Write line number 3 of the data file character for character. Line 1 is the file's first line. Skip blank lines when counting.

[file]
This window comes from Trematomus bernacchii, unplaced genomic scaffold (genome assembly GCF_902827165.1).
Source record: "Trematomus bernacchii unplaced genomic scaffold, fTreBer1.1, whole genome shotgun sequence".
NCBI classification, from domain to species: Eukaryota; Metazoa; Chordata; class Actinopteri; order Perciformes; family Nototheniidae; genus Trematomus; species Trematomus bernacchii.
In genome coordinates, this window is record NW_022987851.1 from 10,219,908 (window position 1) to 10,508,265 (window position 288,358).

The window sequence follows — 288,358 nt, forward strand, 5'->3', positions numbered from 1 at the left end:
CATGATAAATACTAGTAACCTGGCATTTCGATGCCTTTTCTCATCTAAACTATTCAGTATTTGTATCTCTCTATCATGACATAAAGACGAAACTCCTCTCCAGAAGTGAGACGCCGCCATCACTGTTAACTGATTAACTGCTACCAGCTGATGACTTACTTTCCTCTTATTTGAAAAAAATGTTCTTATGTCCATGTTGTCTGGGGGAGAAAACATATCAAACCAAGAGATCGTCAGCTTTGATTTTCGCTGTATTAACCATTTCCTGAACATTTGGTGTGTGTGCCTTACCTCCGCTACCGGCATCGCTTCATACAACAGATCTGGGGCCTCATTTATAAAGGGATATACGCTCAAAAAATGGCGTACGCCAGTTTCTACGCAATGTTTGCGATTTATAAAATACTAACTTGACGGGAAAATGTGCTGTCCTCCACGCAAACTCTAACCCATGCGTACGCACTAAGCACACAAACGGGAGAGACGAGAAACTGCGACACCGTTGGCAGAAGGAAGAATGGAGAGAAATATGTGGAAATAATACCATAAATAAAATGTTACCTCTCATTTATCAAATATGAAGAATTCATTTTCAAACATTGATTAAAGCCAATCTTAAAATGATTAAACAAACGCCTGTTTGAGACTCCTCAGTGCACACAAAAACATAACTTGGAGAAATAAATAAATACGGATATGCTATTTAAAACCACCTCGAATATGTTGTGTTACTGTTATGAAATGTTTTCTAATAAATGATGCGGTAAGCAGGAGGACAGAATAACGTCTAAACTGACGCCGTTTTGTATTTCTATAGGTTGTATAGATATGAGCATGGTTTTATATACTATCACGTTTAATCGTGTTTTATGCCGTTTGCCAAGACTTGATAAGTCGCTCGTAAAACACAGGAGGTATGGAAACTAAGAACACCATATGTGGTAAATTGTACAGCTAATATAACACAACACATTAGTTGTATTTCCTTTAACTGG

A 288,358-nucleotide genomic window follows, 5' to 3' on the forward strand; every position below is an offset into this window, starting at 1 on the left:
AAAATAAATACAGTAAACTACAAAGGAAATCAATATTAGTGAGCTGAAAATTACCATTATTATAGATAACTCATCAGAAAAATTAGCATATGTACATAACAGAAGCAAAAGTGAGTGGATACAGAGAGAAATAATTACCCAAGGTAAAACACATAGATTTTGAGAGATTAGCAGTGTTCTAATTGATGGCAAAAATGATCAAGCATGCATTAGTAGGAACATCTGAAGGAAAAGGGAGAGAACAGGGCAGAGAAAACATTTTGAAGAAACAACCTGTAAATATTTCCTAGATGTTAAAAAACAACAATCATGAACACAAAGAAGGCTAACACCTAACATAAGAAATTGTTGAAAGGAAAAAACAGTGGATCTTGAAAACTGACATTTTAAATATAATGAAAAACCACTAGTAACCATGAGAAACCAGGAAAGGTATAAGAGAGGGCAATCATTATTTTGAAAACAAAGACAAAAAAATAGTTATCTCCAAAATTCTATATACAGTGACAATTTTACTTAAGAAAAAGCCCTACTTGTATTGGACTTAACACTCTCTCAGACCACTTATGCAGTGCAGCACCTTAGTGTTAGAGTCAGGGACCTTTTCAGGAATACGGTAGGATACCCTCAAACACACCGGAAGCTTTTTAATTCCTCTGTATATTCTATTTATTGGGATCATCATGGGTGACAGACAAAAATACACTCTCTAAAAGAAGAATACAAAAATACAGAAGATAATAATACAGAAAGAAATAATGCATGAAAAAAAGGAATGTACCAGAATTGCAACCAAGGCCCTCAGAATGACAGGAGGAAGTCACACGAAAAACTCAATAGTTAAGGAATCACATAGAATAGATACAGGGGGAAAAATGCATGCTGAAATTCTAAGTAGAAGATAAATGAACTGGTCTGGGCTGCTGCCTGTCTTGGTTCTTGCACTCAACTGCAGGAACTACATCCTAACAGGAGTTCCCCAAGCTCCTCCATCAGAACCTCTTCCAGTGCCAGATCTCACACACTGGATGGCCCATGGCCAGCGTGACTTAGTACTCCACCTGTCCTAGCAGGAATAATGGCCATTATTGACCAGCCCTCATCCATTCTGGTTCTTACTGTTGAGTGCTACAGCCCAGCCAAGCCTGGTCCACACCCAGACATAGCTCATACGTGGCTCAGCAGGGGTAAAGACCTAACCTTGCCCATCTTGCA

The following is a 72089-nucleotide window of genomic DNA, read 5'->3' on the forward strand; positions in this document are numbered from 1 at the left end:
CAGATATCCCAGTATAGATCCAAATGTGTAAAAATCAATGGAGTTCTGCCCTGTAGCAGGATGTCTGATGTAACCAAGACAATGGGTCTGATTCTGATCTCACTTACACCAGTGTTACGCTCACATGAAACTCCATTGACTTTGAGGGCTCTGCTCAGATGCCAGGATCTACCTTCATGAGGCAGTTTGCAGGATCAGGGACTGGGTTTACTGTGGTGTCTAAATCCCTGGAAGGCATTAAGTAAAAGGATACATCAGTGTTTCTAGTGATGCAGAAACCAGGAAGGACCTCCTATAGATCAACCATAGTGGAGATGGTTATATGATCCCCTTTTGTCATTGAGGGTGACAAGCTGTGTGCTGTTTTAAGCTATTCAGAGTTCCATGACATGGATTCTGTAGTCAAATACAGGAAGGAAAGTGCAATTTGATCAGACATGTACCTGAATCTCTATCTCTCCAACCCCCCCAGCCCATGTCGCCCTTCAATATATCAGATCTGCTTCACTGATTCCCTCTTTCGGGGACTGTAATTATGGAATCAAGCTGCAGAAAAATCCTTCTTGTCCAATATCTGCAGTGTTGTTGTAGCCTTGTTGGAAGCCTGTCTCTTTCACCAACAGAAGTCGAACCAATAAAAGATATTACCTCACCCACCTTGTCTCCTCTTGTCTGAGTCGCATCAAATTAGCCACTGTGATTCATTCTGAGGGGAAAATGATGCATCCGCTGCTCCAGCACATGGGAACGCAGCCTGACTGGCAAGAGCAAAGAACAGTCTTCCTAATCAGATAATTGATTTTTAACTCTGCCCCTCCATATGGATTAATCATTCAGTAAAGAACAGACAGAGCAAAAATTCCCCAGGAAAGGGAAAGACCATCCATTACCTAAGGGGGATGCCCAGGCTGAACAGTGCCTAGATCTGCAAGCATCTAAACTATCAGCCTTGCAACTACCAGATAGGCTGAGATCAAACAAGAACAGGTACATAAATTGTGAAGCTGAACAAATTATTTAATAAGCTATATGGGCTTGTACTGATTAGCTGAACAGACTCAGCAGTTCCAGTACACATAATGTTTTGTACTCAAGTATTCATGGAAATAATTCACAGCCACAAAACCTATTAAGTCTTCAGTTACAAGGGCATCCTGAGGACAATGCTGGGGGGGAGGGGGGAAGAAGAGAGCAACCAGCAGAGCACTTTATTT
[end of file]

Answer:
NCBI classification, from domain to species: Eukaryota; Metazoa; Chordata; class Actinopteri; order Perciformes; family Nototheniidae; genus Trematomus; species Trematomus bernacchii.